By Amy Wunderlin
Terri Yanke always had a knack for events — even before she made a career out of planning them. In high school, college and as she navigated the business world, Yanke always found herself planning.
“In retrospect, I’ve been planning events since high school … but it has never been my job to do events,” she says.
After working as a buyer and marketer in the retail industry for many years, Yanke started Eventful Advantage, blending her business education and knowledge with her innate ability to plan a great event.
“When I started my business, I threw a wide net to see where I would find myself. I found I could do every type of event, but the place where I really added value — and where my greatest ideas came — were in collaboration with businesses,” she says.
Yanke focuses on her client’s return on investment (ROI) by zeroing in on their purpose and goals for an event. She says it is important to talk with the decision makers to identify what they hope to achieve with their event.
“That’s where my marketing background kicks in,” she says, noting that these discussions are necessary because ultimately clients know their businesses best. These conversations help planners individualize and customize events.
“Don’t take a cookie-cutter approach because every situation’s a little different,” she adds. “There are concepts you can share but tweak them to be specific to their purpose, their event and their goals.”
Yanke’s marketing experience also instills upon her the need to stay on top of trends. Every year she plans “inspiration trips” to see what’s happening in other parts of the world. Europe, for example, still inspires trends in the fashion world.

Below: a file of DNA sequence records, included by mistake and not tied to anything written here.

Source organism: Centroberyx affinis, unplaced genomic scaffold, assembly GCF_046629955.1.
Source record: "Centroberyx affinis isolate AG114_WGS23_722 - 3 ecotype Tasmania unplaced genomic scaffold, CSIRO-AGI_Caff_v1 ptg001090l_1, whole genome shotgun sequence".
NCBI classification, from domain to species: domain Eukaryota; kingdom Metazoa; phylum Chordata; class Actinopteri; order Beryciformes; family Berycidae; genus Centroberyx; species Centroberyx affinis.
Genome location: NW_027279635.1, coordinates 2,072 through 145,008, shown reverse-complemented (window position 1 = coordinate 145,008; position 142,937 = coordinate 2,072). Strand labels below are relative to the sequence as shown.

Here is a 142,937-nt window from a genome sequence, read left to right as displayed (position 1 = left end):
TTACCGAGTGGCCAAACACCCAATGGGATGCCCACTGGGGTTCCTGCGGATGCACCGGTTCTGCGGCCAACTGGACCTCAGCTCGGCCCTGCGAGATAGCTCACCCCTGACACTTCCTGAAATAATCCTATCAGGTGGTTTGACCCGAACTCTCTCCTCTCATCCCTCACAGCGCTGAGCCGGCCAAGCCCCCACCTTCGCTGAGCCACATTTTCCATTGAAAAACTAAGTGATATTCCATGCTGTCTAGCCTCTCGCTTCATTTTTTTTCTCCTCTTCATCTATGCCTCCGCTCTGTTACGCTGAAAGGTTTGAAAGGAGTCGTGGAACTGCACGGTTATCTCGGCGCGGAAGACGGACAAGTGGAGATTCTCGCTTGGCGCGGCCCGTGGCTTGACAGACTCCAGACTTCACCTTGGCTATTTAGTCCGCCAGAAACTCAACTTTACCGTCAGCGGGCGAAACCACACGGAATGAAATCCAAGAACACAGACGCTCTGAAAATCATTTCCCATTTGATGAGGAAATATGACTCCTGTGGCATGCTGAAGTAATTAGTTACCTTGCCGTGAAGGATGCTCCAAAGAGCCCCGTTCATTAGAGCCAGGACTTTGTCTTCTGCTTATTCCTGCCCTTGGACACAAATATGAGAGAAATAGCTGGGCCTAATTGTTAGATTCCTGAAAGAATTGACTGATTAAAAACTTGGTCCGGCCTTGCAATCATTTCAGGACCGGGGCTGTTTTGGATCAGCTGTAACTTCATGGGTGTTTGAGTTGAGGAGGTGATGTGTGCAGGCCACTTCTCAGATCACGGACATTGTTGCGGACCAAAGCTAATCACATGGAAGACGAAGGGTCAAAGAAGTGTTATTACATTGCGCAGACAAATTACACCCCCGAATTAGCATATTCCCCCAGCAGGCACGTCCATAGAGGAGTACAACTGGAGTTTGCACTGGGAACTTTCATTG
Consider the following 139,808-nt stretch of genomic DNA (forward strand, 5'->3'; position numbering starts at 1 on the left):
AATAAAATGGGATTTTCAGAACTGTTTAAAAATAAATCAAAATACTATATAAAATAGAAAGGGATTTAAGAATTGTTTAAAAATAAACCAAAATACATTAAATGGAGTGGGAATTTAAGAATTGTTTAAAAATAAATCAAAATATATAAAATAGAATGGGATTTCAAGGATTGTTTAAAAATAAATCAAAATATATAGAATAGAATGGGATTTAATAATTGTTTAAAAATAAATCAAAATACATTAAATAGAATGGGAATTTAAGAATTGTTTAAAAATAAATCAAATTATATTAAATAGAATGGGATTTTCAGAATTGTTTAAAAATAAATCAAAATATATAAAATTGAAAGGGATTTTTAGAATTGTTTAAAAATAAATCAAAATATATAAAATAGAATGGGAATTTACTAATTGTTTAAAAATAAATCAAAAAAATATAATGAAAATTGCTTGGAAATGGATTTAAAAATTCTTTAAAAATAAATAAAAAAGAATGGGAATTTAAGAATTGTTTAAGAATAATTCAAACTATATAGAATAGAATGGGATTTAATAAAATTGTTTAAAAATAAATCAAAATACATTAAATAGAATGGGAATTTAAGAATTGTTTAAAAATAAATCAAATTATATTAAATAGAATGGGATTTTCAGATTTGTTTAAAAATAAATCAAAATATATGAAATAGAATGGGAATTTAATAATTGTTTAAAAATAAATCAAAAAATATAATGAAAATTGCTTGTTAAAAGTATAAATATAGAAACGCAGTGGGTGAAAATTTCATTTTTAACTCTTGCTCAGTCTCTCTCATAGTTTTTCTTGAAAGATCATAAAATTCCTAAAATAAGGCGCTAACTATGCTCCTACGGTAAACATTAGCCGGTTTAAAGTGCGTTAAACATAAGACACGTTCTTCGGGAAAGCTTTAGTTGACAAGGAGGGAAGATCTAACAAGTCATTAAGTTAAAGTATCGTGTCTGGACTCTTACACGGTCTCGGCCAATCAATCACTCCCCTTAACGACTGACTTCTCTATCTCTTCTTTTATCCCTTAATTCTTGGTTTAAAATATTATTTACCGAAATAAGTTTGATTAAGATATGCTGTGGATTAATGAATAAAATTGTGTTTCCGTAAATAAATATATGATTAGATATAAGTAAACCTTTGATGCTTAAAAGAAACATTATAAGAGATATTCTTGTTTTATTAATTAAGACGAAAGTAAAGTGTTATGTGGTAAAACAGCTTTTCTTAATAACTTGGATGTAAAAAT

“When you create a product, you’ve got to create it way ahead of time, so you are guessing and predicting what people will want in a year’s time. That is what I am talking about when I am looking at how I do events differently,” she explains. “[In retail] the white space on the floor is what doesn’t exist yet that could sell. That is how I approach the combination of business and event planning — by analyzing what’s going on in the world right now.”
She sees a growing desire for more experiences at events as a primary trend. “There’s a whole trend to turn off devices and actually connect with people,” she says.
Planners create positive experiences, Yanke says, when they touch on all five senses as attendees interact at an event.
“An experience is a psychological thing. It makes you remember,” Yanke says, further explaining that positive memories influence sales or brand appeal. “When someone has a positive experience, it becomes a long-term memory. To create a lasting impression, make sure you touch upon all the senses and actually get attendees involved.”
For example, at a networking event, the sense of touch can have a major impact as people interact by shaking hands or by playing an icebreaker game that helps them get to know each other. Food is another great way to incorporate multiple sensory experiences. At a recent event, Yanke hired chefs that cooked to order, which got attendees involved and created a nice aroma giving the room a homey feel.
Besides creating shared experiences, Yanke finds attendees want businesses to show vulnerability and personality. They want to understand the reasons behind a company’s actions, she says.
“The time is right for this approach — having events to grow your business and thinking of them as more than just a party but as a valued part of your marketing strategy,” she says.
Yanke further warns that planners can’t be afraid to think outside of the box. “Don’t be afraid to borrow an idea, and tweak it to make it work for you,” she concludes.